CryptoMiniSat 2 FAQ

This is just a short list of things that is often asked about CryptoMiniSat2. I strongly suggest that you also read my other FAQ on MiniSat.

Is CryptoMiniSat2 just MiniSat with some hacks?

No. MiniSat’s “core” version from which CryptoMiniSat has been developed contained ~1’500 lines of code. CryptoMiniSat contains ~13’000 lines of code.

Is CryptoMiniSat2 only good to solve cryptographic instances?

No. Naturally, it was one of the program’s aims, but it also performs well on other instances. Also, XOR-s, one of the major features of CryptoMiniSat, come up in software verification and bio-informatics too, for example. Heuristics are also applied to distinguish cryptographic instances from industrial instances, such that the solver can be fast on both.

Is CryptoMiniSat2 open source?

It’s more precise to call it “free as in speech” — i.e. it is licensed under the GPL. Code that is taken from MiniSat is licensed under the MIT license. In other words, you are free to use CryptoMiniSat as you like for your own purposes — you can modify, use, and keep changes to yourself if you wish. However, if you wish to distribute this changed version, you must do so adhering to the GPL.

What’s the new thing in CryptoMiniSat2 compared to other solvers?

This 2-page excerpt lists all new ideas used. Treating XORs natively is an important idea that is used, but there are many others which also contribute in a major way to the speed of the solving. You might also be interested in my blog, where I talk more about the ideas used.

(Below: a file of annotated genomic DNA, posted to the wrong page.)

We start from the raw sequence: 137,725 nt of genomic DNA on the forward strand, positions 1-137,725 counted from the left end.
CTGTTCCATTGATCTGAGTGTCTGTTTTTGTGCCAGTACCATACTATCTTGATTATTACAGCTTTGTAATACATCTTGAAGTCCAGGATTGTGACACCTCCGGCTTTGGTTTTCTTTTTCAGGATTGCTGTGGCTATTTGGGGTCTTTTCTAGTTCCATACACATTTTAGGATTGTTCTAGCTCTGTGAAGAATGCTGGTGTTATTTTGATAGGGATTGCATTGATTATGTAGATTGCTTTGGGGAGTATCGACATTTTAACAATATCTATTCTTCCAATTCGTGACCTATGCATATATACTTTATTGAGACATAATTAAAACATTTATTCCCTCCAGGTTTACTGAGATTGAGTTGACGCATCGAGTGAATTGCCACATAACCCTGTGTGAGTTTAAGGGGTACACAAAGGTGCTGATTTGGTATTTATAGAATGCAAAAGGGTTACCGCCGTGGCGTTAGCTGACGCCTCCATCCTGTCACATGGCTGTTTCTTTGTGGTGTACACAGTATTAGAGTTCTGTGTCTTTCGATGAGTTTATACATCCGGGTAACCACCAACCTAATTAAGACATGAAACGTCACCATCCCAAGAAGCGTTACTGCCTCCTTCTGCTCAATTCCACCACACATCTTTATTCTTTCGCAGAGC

Is CryptoMiniSat2 using Gaussian Elimination by default?

No. You have to turn it on using “–gaussuntil=100”, where 100 is a parameter controlling the cut-off depth of the Gaussian Elimination routine. This routine should be helpful for some cryptographic instances, but was found to slow down solving in some other cases, and so is not enabled by default.

Do I have to use the XOR notation to fully utilise CryptoMiniSat2?

No, but it is recognised as correct input. XORs are automatically recovered from the CNF, so you can simply feed your already generated CNFs, and CryptoMiniSat2 will automatically recover the XORs and treat them natively.

How can I find the source code? Can I contribute?

CryptoMiniSat is very different from other solvers in that it aims to be fully open (SAT4J is the only other fully open SAT solver). Changes are not only welcome, but also encouraged, and interesting ideas expressed in code are regularly included — i.e. patches are welcome. The GIT repository is available here, and the releases are available here. We wish to use the community to our advantage to further enhance the solver, in order to remain competitive in the long run.

Why are there so many options for the solver? Which ones should I use?

It is very difficult to know which optimisations bring what benefits. The options are there such that the individual optimisations can be tested one-by-one, eliminating spurious optimisations. The default options should be OK, but if you encounter problems using them, please post it on the forums and the problem will be investigated.

What should I do if CryptoMiniSat2 couldn’t solve my problem in a reasonable amount of time?

Please try other solvers, such as PrecoSat and MiniSat. If they are significantly faster, please post your instance (if possible) on the forums so we can find out what is causing the problem.

Why did CryptoMiniSat 2.5 win the SAT Race?

For a personal perspective on this question, please read this blog post.